EUROPEAN GRAND PRIX

By Pat Espresso

After eight races, F1 fans are already talking about a season that promises to be one of the best in the history of the sport. Four world champions and four closely-matched teams separated by only a handful of points for a championship that promises to be fought until the last race at Abu Dhabi in November. Half a dozen drivers at least are thinking 2010 could be their year.


After Canada’s thrilling spectacle, hopes are high that the return to Spain for the European Grand Prix around Valencia’s street circuit will continue to give us the thrills, intrigue and scandal that have marked the series so far. What is almost certain is that the ‘hands-off’ stewarding seen up to now will not continue. Max Mosley must have been wishing he still held the whip hand after no driver was seriously punished for the on-track antics we witnessed in Montreal.

McLaren’s dream team of Button and Hamilton will be aiming for a hat-trick of 1-2s at the harbour-side track this year. Button in particular knows he needs to find some extra speed for qualifying to keep up with his sidekick, especially at Valencia where opportunities for overtaking are as limited as at Monaco. Hamilton, though, is riding high and after two victories in a row he’ll be feeling invincible. He’s certainly driven like a champion all season and now the results are coming his way. His form is ominous for the chasing pack. Button’s tactic of trying to stay with him in the hope of a mistake might be his only chance this year. Either that or the McLaren pit crew will continue to handicap Hamilton’s chances.

The revitalised Prancing Horse was one of the biggest stories at Montreal, with Fernando Alonso rightly disappointed that a good chance for a win was wrecked by his failure to negotiate the backmarkers as well as Button. All F1 fans are delighted that the Ferrari is resurgent, especially in the hands of the best all-rounder on the grid in Alonso. One of the biggest surprises was the Maranello outfit’s decision to re-sign Massa. The Brazilian has been with Ferrari so long he’s almost a piece of the furniture, keeping him on seems a sentimental move rather than for the good of the team. Most still think Kubica would be unstoppable in a Ferrari. Maybe Fernando wasn’t keen on having his Polish friend too close?

Valencia also promises the next instalment in the Red Bull comedy. Undoubtedly the best car in the paddock, with two of the best drivers, the team is in danger of another unheroic failure to win a championship that was theirs for the taking in the early part of the season. Vettel seems more and more the sulking brat while the re-signed Webber looks like the loneliest man in the world, knowing he has to beat not only the McLarens and Ferraris but then his own team if he is to become world champion this year. I’d love him to do it, if only to see the look on the faces of Red Bull’s team leaders when he sprays them with champagne. As the season wears on, the Red Bulls look increasingly catchable. And the car looks even more fragile.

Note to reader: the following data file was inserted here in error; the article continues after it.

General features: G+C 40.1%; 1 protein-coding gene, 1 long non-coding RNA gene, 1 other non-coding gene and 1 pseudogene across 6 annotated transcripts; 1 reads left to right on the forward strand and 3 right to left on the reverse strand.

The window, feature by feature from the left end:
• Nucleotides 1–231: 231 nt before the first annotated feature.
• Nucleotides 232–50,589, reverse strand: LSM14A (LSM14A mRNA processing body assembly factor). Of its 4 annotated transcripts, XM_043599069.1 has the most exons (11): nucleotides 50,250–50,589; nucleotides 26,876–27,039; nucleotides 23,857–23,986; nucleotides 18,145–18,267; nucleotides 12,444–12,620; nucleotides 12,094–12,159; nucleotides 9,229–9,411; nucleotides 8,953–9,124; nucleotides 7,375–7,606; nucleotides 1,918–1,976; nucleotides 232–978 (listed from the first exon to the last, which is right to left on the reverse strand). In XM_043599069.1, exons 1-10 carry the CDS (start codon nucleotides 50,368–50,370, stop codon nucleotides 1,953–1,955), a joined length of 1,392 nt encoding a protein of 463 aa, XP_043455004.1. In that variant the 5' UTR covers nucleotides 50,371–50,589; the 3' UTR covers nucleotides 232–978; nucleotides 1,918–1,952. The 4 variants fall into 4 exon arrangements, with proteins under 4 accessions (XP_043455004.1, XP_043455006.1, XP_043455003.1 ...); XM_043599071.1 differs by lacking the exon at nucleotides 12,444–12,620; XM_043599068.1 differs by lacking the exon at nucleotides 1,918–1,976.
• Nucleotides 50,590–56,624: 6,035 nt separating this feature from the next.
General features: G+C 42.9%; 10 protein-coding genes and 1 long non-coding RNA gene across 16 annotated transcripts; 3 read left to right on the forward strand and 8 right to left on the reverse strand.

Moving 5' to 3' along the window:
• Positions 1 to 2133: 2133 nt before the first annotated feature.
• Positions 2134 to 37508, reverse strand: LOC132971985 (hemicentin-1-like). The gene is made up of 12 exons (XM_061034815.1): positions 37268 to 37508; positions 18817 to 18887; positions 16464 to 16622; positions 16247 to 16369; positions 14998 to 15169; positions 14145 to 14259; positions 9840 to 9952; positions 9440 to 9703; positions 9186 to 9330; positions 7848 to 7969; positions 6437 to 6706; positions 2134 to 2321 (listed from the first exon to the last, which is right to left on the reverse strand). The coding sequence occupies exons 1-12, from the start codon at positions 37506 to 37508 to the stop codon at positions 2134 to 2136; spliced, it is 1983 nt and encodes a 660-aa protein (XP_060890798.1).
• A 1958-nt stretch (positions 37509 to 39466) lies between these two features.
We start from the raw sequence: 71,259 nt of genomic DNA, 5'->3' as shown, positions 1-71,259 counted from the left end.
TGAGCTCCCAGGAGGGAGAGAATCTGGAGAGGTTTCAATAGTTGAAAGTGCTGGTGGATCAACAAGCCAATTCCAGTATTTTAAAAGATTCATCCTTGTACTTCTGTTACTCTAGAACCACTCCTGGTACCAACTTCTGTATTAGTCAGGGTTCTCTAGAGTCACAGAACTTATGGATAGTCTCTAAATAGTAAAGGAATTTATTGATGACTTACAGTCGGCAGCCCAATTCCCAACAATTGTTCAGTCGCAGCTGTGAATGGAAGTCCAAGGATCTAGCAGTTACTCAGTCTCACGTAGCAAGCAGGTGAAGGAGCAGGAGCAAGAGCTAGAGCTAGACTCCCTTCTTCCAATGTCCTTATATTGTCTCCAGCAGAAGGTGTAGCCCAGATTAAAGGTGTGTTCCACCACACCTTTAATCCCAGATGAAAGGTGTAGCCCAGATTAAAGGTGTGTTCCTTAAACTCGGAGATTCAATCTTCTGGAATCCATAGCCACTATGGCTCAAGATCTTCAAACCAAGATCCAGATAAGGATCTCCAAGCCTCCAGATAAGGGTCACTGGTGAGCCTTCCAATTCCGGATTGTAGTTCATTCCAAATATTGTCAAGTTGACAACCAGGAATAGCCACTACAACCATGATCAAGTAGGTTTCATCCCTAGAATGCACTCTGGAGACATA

If the Red Bull team is giving us comedy, Michael Schumacher in Montreal was a tragedy. It wouldn’t have been surprising if he’d been black-flagged and told to forget F1. His driving was shocking and a black mark on the legacy of a driver with an extraordinary record. Maybe Canada was an aberration,  it wasn’t the mark of a legend. I wonder what he thought when two Force Indias passed him on the last lap? Ross Brawn’s hopes of emulating last year’s debut success are fading, despite his bullish claim that the team are still in the race. The stunning coup of attracting Schumacher back to F1 now seems like a mistake. And Rosberg, unfortunately, seems like a perpetual runner-up, despite occasional flashes of a brilliant talent.

Valencia’s streets are tough on brakes and its twisty, narrow confines mean it can get pretty hot for the cars. The downside is that, unlike Montreal, it offers little challenge for the drivers and in the past it hasn’t proved much of a spectacle for the fans. Hamilton was on pole last year but the race was won by Barrichello. What wouldn’t Williams give for the Brazilian veteran to repeat that this weekend? Both Williams and the struggling Sauber team must look at Renault with envy, seeing the progress they are making this year.

An encouraging sign that the great name of Lotus are on the way back was Kovalainen’s result in Canada, where he finished ahead of the erratic Petrov in the second Renault. All the new teams will be hoping to have the same impact on the sport as the Force Indias. They have shown that it is possible for new teams to establish themselves in the cut-throat world of F1. Every F1 fan will wish the new teams well, but it’s hard to see how some can keep going if they remain so far off the pace.

The battle at the back of the grid though will not be why most of us tune in on Sunday. Ferrari? Red Bull? McLaren? It’s impossible to predict a winner.. Qualifying will be hugely important so the names Alonso, Hamilton, Vettel are likely to be prominent as pacesetters.. But as we have seen in the eight races so far, much can happen on race day. Victory in Valencia will not settle the championship, or even affect the title race too much as the points spread is tantalisingly close this year. What Spain will show is which teams are winning the all-important development race, building up their points ready for what promises to be an amazing showdown later in the year. Viva F1!

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